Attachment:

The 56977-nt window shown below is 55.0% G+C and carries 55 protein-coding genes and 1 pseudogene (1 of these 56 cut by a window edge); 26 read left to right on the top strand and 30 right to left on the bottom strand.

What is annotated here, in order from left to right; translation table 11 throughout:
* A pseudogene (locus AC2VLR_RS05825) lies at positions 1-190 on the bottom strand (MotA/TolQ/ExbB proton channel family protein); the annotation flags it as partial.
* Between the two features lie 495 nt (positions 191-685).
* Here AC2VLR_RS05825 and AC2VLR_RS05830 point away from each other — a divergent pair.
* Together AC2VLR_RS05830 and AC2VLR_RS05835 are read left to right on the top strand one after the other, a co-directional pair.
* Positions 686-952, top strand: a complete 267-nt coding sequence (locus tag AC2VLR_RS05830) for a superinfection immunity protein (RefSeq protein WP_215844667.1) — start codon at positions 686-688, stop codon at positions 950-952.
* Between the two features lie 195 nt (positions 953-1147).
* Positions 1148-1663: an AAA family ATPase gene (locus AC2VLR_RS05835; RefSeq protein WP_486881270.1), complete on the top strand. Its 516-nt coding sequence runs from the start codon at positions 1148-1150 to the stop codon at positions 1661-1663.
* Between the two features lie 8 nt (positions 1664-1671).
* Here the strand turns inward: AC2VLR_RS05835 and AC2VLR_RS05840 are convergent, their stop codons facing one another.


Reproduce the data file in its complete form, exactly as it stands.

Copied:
The 56977-nt window shown below is 55.0% G+C and carries 55 protein-coding genes and 1 pseudogene (1 of these 56 cut by a window edge); 26 read left to right on the top strand and 30 right to left on the bottom strand.

What is annotated here, in order from left to right; translation table 11 throughout:
* A pseudogene (locus AC2VLR_RS05825) lies at positions 1-190 on the bottom strand (MotA/TolQ/ExbB proton channel family protein); the annotation flags it as partial.
* Between the two features lie 495 nt (positions 191-685).
* Here AC2VLR_RS05825 and AC2VLR_RS05830 point away from each other — a divergent pair.
* Together AC2VLR_RS05830 and AC2VLR_RS05835 are read left to right on the top strand one after the other, a co-directional pair.
* Positions 686-952, top strand: a complete 267-nt coding sequence (locus tag AC2VLR_RS05830) for a superinfection immunity protein (RefSeq protein WP_215844667.1) — start codon at positions 686-688, stop codon at positions 950-952.
* Between the two features lie 195 nt (positions 953-1147).
* Positions 1148-1663: an AAA family ATPase gene (locus AC2VLR_RS05835; RefSeq protein WP_486881270.1), complete on the top strand. Its 516-nt coding sequence runs from the start codon at positions 1148-1150 to the stop codon at positions 1661-1663.
* Between the two features lie 8 nt (positions 1664-1671).
* Here the strand turns inward: AC2VLR_RS05835 and AC2VLR_RS05840 are convergent, their stop codons facing one another.